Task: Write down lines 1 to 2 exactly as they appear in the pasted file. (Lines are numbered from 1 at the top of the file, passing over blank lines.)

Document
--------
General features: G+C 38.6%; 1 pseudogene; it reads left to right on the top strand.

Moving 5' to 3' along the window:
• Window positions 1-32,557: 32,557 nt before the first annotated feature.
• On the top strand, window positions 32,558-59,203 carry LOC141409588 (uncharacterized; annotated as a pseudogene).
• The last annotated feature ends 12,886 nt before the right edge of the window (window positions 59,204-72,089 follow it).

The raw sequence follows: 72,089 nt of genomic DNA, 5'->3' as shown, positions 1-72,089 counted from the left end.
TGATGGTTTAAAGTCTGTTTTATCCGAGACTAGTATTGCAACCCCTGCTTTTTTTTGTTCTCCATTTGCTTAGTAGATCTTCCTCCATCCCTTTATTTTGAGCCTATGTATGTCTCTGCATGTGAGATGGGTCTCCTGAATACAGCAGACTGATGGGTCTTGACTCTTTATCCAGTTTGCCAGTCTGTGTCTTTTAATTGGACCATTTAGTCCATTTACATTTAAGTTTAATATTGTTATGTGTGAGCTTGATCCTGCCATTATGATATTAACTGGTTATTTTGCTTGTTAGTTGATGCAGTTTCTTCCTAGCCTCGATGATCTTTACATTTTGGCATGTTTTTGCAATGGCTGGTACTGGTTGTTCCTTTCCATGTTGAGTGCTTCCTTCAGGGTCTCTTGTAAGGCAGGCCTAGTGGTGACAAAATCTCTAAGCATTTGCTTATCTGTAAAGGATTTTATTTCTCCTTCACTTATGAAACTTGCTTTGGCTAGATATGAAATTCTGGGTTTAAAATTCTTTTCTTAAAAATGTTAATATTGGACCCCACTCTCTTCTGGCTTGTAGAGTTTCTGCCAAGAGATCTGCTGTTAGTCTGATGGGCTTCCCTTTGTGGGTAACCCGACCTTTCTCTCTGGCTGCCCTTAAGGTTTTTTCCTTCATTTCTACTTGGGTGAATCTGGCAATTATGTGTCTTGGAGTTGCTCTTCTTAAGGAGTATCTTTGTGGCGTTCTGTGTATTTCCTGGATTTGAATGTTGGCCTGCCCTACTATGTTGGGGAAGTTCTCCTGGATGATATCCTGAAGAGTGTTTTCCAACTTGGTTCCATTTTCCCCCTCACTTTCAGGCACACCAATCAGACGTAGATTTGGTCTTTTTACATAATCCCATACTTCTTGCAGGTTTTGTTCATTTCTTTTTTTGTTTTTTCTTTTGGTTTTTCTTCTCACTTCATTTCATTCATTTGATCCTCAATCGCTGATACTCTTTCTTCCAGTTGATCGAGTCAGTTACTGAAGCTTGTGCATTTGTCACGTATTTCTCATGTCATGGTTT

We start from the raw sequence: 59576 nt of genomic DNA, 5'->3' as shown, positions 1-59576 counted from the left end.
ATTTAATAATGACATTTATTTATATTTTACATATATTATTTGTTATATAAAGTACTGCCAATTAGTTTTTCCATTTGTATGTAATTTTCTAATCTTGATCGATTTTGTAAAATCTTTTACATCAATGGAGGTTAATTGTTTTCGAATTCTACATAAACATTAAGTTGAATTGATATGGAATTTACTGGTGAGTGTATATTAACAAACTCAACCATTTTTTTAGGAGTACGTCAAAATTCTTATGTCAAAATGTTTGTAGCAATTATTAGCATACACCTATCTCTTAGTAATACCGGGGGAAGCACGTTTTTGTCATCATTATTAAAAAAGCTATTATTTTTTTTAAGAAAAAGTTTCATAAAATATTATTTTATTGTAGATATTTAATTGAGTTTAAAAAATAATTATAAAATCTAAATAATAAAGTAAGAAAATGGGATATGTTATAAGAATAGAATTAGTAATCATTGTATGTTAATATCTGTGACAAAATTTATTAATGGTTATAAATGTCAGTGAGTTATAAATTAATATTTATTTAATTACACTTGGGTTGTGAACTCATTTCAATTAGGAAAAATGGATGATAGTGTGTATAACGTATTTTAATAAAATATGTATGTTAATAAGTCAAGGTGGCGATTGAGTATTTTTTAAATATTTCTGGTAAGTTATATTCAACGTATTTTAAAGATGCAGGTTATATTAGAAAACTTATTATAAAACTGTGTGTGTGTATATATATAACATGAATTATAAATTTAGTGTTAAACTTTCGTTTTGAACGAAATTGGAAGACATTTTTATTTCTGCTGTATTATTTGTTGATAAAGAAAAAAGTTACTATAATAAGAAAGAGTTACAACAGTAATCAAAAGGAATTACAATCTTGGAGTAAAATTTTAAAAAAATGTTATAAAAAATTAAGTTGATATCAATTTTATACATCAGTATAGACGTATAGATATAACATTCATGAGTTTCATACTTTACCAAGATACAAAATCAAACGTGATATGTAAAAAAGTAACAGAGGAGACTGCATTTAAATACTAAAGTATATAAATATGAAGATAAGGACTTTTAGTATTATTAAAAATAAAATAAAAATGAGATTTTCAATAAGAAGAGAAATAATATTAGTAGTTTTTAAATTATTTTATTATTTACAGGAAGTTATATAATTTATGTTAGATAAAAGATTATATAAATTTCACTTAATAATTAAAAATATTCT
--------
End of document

General features: G+C 38.6%; 1 pseudogene; it reads left to right on the top strand.

Moving 5' to 3' along the window: